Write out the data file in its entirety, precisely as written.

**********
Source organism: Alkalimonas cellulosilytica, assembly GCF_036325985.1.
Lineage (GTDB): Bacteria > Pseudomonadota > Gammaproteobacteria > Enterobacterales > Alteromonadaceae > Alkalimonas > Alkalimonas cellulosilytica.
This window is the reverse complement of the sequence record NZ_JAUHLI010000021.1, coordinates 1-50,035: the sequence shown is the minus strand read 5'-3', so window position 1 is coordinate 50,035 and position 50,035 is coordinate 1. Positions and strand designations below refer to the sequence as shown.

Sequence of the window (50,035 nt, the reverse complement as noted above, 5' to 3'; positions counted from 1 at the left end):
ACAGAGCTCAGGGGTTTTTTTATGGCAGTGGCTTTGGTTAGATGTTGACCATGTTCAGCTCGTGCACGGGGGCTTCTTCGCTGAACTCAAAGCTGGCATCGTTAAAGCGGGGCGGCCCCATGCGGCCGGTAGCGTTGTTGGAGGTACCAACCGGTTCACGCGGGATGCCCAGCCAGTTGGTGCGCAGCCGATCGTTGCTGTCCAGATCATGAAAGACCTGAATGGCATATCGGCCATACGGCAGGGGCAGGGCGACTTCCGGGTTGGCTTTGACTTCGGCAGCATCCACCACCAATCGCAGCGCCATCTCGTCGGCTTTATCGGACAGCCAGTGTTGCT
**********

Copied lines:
Source organism: Alkalimonas cellulosilytica, assembly GCF_036325985.1.
Lineage (GTDB): Bacteria > Pseudomonadota > Gammaproteobacteria > Enterobacterales > Alteromonadaceae > Alkalimonas > Alkalimonas cellulosilytica.
This window is the reverse complement of the sequence record NZ_JAUHLI010000021.1, coordinates 1-50,035: the sequence shown is the minus strand read 5'-3', so window position 1 is coordinate 50,035 and position 50,035 is coordinate 1. Positions and strand designations below refer to the sequence as shown.

Sequence of the window (50,035 nt, the reverse complement as noted above, 5' to 3'; positions counted from 1 at the left end):
ACAGAGCTCAGGGGTTTTTTTATGGCAGTGGCTTTGGTTAGATGTTGACCATGTTCAGCTCGTGCACGGGGGCTTCTTCGCTGAACTCAAAGCTGGCATCGTTAAAGCGGGGCGGCCCCATGCGGCCGGTAGCGTTGTTGGAGGTACCAACCGGTTCACGCGGGATGCCCAGCCAGTTGGTGCGCAGCCGATCGTTGCTGTCCAGATCATGAAAGACCTGAATGGCATATCGGCCATACGGCAGGGGCAGGGCGACTTCCGGGTTGGCTTTGACTTCGGCAGCATCCACCACCAATCGCAGCGCCATCTCGTCGGCTTTATCGGACAGCCAGTGTTGCT